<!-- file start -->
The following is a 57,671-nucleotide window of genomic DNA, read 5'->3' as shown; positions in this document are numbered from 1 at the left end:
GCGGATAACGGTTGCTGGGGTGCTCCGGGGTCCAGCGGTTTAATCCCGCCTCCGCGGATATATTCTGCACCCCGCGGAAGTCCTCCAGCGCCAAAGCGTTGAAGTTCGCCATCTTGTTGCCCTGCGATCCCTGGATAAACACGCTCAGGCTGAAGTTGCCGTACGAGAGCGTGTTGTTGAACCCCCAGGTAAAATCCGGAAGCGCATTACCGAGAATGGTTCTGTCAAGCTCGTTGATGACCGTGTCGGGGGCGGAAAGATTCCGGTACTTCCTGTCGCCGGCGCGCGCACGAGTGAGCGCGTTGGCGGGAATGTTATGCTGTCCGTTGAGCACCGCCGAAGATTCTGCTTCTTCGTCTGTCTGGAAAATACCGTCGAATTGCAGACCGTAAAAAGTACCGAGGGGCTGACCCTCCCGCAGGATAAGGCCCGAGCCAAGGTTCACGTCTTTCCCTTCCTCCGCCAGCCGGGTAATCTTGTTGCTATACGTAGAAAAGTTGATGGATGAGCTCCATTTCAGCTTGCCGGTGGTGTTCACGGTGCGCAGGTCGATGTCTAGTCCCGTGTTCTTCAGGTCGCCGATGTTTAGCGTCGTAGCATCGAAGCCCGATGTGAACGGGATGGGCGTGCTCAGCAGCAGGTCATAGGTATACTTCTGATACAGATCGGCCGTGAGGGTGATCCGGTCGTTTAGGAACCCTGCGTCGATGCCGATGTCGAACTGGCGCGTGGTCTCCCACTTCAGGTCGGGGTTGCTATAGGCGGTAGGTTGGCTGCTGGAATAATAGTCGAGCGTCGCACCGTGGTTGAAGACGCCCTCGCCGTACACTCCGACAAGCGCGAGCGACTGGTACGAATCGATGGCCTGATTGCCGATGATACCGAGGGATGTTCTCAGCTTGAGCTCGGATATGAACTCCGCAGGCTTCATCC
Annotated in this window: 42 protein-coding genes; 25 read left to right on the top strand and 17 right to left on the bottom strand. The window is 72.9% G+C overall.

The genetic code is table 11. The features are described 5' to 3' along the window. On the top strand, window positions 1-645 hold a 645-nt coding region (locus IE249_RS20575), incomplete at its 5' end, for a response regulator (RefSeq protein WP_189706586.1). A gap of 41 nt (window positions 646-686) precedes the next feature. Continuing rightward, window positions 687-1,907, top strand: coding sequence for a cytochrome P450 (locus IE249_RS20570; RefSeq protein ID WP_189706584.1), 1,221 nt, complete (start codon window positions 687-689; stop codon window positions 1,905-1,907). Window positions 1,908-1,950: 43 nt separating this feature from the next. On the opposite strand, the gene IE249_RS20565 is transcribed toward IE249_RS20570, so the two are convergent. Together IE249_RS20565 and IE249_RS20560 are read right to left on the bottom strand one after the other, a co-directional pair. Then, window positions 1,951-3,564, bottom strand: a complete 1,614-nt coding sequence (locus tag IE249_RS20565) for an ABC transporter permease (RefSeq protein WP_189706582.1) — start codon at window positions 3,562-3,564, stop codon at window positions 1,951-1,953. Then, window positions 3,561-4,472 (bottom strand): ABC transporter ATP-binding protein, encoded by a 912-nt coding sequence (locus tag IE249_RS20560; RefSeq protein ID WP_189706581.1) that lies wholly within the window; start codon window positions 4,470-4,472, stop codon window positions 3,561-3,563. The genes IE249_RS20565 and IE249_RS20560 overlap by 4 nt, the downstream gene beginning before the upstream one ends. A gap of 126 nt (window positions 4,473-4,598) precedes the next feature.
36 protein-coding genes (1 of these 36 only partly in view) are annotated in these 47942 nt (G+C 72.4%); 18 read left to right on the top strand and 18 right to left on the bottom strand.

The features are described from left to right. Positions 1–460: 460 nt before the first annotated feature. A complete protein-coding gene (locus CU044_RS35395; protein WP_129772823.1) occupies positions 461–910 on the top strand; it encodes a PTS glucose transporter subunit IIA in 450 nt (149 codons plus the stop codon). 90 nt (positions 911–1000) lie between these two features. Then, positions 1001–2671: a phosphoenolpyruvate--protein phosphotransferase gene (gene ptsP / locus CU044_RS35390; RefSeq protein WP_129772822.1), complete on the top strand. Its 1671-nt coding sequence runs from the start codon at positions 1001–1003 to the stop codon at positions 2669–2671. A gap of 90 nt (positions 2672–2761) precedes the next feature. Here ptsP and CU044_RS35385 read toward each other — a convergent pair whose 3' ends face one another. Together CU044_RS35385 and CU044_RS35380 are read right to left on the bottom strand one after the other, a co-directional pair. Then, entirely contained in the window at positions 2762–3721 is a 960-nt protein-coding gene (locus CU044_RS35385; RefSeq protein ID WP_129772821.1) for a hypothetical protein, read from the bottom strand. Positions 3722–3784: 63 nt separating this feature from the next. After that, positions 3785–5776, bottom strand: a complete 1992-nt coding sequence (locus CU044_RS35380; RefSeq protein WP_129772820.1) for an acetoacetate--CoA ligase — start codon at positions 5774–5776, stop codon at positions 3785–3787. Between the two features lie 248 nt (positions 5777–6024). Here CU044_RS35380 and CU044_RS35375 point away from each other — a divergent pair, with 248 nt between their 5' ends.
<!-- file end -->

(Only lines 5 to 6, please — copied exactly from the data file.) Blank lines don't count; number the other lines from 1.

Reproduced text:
36 protein-coding genes (1 of these 36 only partly in view) are annotated in these 47942 nt (G+C 72.4%); 18 read left to right on the top strand and 18 right to left on the bottom strand.

The features are described from left to right. Positions 1–460: 460 nt before the first annotated feature. A complete protein-coding gene (locus CU044_RS35395; protein WP_129772823.1) occupies positions 461–910 on the top strand; it encodes a PTS glucose transporter subunit IIA in 450 nt (149 codons plus the stop codon). 90 nt (positions 911–1000) lie between these two features. Then, positions 1001–2671: a phosphoenolpyruvate--protein phosphotransferase gene (gene ptsP / locus CU044_RS35390; RefSeq protein WP_129772822.1), complete on the top strand. Its 1671-nt coding sequence runs from the start codon at positions 1001–1003 to the stop codon at positions 2669–2671. A gap of 90 nt (positions 2672–2761) precedes the next feature. Here ptsP and CU044_RS35385 read toward each other — a convergent pair whose 3' ends face one another. Together CU044_RS35385 and CU044_RS35380 are read right to left on the bottom strand one after the other, a co-directional pair. Then, entirely contained in the window at positions 2762–3721 is a 960-nt protein-coding gene (locus CU044_RS35385; RefSeq protein ID WP_129772821.1) for a hypothetical protein, read from the bottom strand. Positions 3722–3784: 63 nt separating this feature from the next. After that, positions 3785–5776, bottom strand: a complete 1992-nt coding sequence (locus CU044_RS35380; RefSeq protein WP_129772820.1) for an acetoacetate--CoA ligase — start codon at positions 5774–5776, stop codon at positions 3785–3787. Between the two features lie 248 nt (positions 5777–6024). Here CU044_RS35380 and CU044_RS35375 point away from each other — a divergent pair, with 248 nt between their 5' ends.